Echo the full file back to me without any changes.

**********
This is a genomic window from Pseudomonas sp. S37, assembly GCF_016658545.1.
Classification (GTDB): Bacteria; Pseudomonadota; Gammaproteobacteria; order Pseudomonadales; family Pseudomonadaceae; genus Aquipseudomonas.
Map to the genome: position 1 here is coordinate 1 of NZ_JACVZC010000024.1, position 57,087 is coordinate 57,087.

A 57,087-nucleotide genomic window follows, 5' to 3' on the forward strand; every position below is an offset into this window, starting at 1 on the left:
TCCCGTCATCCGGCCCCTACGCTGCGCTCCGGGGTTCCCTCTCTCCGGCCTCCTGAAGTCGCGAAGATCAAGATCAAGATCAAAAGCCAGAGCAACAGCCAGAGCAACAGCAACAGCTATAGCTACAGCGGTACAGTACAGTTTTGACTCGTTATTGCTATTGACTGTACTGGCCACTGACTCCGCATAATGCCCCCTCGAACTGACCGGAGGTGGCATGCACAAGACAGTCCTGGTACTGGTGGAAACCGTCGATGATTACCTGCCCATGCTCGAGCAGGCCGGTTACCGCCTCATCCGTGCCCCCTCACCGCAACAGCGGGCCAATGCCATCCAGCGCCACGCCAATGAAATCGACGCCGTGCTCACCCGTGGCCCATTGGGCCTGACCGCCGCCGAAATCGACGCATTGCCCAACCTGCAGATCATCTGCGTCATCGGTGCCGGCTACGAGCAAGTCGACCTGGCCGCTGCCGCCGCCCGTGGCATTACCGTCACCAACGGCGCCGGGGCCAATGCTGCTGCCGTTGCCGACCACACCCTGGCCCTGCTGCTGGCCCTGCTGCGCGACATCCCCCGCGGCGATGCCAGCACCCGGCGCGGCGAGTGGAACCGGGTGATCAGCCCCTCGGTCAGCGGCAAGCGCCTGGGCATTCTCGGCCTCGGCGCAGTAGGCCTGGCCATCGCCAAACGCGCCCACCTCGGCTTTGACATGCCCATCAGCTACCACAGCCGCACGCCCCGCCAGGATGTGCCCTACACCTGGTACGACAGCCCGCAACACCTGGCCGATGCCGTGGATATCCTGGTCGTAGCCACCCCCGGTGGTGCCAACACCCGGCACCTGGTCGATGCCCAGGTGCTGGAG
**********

This is a genomic window from Pseudomonas sp. S37, assembly GCF_016658545.1.
Classification (GTDB): Bacteria; Pseudomonadota; Gammaproteobacteria; order Pseudomonadales; family Pseudomonadaceae; genus Aquipseudomonas.
Map to the genome: position 1 here is coordinate 1 of NZ_JACVZC010000024.1, position 57,087 is coordinate 57,087.

A 57,087-nucleotide genomic window follows, 5' to 3' on the forward strand; every position below is an offset into this window, starting at 1 on the left:
TCCCGTCATCCGGCCCCTACGCTGCGCTCCGGGGTTCCCTCTCTCCGGCCTCCTGAAGTCGCGAAGATCAAGATCAAGATCAAAAGCCAGAGCAACAGCCAGAGCAACAGCAACAGCTATAGCTACAGCGGTACAGTACAGTTTTGACTCGTTATTGCTATTGACTGTACTGGCCACTGACTCCGCATAATGCCCCCTCGAACTGACCGGAGGTGGCATGCACAAGACAGTCCTGGTACTGGTGGAAACCGTCGATGATTACCTGCCCATGCTCGAGCAGGCCGGTTACCGCCTCATCCGTGCCCCCTCACCGCAACAGCGGGCCAATGCCATCCAGCGCCACGCCAATGAAATCGACGCCGTGCTCACCCGTGGCCCATTGGGCCTGACCGCCGCCGAAATCGACGCATTGCCCAACCTGCAGATCATCTGCGTCATCGGTGCCGGCTACGAGCAAGTCGACCTGGCCGCTGCCGCCGCCCGTGGCATTACCGTCACCAACGGCGCCGGGGCCAATGCTGCTGCCGTTGCCGACCACACCCTGGCCCTGCTGCTGGCCCTGCTGCGCGACATCCCCCGCGGCGATGCCAGCACCCGGCGCGGCGAGTGGAACCGGGTGATCAGCCCCTCGGTCAGCGGCAAGCGCCTGGGCATTCTCGGCCTCGGCGCAGTAGGCCTGGCCATCGCCAAACGCGCCCACCTCGGCTTTGACATGCCCATCAGCTACCACAGCCGCACGCCCCGCCAGGATGTGCCCTACACCTGGTACGACAGCCCGCAACACCTGGCCGATGCCGTGGATATCCTGGTCGTAGCCACCCCCGGTGGTGCCAACACCCGGCACCTGGTCGATGCCCAGGTGCTGGAG